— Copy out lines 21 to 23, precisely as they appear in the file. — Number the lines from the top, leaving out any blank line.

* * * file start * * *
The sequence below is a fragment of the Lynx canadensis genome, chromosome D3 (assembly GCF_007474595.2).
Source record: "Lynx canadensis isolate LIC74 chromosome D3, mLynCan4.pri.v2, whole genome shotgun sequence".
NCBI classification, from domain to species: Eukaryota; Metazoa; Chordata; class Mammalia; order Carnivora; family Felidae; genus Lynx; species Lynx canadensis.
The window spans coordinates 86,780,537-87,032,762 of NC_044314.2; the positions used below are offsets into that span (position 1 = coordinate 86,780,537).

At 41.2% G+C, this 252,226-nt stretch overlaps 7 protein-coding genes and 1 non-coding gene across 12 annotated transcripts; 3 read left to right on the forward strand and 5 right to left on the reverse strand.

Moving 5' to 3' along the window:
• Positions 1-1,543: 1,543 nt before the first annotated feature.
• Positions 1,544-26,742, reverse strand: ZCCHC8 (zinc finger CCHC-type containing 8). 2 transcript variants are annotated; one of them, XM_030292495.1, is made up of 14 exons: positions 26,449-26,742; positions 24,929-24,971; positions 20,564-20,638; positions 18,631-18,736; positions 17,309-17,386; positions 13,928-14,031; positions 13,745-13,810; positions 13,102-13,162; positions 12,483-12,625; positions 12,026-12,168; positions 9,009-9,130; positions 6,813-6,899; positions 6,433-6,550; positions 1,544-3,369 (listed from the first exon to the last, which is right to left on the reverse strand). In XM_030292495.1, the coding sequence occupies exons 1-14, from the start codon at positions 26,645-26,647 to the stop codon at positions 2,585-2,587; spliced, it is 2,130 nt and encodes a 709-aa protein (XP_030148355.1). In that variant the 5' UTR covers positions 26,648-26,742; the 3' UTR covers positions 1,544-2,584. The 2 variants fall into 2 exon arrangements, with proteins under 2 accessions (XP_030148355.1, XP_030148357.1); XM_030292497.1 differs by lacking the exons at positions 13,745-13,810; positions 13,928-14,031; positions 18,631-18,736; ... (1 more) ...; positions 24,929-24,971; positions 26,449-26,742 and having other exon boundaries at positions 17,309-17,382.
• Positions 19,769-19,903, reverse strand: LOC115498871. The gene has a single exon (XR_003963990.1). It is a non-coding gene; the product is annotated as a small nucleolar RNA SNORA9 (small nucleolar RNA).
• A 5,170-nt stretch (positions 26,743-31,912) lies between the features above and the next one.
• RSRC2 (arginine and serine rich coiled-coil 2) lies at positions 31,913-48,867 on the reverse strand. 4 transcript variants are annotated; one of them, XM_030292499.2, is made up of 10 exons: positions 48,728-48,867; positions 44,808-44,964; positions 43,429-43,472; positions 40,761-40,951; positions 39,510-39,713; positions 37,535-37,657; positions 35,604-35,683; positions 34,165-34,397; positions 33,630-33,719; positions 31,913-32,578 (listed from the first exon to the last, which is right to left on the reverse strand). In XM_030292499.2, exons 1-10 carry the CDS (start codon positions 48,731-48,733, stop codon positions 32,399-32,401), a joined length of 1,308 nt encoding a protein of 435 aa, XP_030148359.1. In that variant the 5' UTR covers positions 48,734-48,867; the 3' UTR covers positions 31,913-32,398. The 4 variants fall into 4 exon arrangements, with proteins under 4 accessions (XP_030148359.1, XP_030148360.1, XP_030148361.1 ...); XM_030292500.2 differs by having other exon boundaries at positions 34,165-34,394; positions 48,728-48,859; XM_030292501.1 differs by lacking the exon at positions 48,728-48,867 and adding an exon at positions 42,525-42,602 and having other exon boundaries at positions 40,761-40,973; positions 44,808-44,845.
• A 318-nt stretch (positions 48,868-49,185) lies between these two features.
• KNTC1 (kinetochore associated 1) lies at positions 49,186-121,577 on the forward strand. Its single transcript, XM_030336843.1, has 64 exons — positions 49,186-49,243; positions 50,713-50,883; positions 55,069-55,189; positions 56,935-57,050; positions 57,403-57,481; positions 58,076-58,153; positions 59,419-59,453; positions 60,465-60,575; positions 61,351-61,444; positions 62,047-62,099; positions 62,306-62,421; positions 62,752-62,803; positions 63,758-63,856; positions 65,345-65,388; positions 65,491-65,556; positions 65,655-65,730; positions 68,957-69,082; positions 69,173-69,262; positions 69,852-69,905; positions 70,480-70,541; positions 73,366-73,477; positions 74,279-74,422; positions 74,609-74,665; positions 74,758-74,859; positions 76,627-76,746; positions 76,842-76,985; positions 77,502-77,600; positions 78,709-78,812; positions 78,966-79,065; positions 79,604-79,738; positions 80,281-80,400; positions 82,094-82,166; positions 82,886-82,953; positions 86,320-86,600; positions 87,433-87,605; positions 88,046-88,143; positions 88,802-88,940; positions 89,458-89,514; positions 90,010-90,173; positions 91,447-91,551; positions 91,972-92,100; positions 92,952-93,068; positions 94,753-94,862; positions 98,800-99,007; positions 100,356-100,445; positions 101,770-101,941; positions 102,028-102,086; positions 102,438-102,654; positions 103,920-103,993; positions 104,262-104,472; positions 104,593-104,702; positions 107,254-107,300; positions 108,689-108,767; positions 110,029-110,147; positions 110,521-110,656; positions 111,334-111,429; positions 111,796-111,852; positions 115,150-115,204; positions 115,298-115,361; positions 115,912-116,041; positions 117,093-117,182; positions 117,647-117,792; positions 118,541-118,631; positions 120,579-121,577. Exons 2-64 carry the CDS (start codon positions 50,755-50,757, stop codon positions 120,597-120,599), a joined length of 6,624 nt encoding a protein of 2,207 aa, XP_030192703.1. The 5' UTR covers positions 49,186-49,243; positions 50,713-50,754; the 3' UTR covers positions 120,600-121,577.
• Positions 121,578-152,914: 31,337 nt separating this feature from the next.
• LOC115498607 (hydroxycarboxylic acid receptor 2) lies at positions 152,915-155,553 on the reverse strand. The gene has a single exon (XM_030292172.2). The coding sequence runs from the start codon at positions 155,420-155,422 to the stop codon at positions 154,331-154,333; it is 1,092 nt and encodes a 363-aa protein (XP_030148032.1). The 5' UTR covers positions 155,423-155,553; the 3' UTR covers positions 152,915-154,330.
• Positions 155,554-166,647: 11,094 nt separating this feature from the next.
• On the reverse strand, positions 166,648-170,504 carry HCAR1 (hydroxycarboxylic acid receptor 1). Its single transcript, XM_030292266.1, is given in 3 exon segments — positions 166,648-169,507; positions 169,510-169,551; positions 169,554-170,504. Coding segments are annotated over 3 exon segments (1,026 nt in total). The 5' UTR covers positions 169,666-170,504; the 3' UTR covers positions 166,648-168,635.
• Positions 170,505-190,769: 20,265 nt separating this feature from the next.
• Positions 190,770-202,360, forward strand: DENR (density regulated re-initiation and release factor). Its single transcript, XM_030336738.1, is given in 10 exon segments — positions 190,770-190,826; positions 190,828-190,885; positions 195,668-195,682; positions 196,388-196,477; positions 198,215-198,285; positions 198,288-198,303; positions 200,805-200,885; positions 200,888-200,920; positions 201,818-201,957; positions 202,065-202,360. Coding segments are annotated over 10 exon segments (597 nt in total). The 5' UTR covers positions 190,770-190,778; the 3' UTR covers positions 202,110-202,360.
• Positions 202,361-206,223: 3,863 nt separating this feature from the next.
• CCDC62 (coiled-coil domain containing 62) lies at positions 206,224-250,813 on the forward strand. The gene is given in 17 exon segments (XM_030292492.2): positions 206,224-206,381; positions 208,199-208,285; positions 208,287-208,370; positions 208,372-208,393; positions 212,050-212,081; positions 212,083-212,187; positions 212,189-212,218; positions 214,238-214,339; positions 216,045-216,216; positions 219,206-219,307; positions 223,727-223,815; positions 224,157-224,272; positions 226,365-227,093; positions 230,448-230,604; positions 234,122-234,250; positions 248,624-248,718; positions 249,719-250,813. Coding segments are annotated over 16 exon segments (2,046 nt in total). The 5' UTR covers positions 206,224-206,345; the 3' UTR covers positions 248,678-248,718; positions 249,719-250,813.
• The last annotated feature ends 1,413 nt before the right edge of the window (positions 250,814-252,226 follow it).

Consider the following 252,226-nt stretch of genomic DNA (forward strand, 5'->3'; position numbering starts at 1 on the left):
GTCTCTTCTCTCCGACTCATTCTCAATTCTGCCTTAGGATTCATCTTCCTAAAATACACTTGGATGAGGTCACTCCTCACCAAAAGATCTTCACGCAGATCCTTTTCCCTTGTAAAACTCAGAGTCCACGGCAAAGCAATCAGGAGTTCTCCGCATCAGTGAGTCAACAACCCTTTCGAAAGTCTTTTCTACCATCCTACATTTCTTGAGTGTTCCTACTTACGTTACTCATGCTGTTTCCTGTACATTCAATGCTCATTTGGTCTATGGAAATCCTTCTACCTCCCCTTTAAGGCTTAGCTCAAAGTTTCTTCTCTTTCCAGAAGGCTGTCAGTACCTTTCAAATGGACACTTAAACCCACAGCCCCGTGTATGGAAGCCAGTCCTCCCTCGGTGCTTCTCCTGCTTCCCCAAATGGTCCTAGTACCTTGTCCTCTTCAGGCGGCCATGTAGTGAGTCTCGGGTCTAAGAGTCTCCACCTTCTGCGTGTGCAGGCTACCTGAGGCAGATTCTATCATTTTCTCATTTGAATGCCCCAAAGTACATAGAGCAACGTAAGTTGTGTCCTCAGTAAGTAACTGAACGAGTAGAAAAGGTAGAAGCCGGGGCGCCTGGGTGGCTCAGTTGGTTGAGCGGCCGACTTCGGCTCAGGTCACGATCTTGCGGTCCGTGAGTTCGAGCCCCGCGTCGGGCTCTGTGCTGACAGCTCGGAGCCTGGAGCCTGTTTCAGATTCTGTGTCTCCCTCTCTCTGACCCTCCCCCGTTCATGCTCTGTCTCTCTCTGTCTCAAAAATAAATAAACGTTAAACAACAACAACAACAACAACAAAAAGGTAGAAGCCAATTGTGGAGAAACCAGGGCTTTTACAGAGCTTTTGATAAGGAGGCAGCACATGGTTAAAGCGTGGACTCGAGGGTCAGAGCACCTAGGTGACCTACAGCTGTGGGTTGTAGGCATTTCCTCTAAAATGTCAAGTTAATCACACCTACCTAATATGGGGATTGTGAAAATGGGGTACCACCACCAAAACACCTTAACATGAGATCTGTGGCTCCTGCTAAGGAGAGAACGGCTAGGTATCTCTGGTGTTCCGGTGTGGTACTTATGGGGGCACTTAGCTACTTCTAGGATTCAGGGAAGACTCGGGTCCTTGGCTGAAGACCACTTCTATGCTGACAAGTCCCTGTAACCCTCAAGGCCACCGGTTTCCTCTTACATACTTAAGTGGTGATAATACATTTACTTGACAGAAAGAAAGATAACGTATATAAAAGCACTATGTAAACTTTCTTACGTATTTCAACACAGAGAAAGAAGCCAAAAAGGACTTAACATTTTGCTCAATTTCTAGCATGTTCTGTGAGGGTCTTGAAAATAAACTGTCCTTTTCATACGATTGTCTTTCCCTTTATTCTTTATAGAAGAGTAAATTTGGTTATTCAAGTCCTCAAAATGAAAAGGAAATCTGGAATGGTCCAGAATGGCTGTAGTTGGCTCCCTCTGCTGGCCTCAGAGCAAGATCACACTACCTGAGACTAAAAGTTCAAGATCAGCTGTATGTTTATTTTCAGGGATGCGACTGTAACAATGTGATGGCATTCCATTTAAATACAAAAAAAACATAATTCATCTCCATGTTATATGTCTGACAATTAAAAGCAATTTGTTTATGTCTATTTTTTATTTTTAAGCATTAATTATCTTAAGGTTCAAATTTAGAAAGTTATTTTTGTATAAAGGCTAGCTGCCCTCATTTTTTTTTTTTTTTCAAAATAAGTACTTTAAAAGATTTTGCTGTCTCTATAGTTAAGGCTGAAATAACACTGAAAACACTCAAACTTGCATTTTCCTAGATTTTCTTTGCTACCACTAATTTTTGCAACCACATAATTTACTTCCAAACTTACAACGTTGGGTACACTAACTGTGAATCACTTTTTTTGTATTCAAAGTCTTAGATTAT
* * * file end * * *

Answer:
• CCDC62 (coiled-coil domain containing 62) lies at positions 206,224-250,813 on the forward strand. The gene is given in 17 exon segments (XM_030292492.2): positions 206,224-206,381; positions 208,199-208,285; positions 208,287-208,370; positions 208,372-208,393; positions 212,050-212,081; positions 212,083-212,187; positions 212,189-212,218; positions 214,238-214,339; positions 216,045-216,216; positions 219,206-219,307; positions 223,727-223,815; positions 224,157-224,272; positions 226,365-227,093; positions 230,448-230,604; positions 234,122-234,250; positions 248,624-248,718; positions 249,719-250,813. Coding segments are annotated over 16 exon segments (2,046 nt in total). The 5' UTR covers positions 206,224-206,345; the 3' UTR covers positions 248,678-248,718; positions 249,719-250,813.
• The last annotated feature ends 1,413 nt before the right edge of the window (positions 250,814-252,226 follow it).

Consider the following 252,226-nt stretch of genomic DNA (forward strand, 5'->3'; position numbering starts at 1 on the left):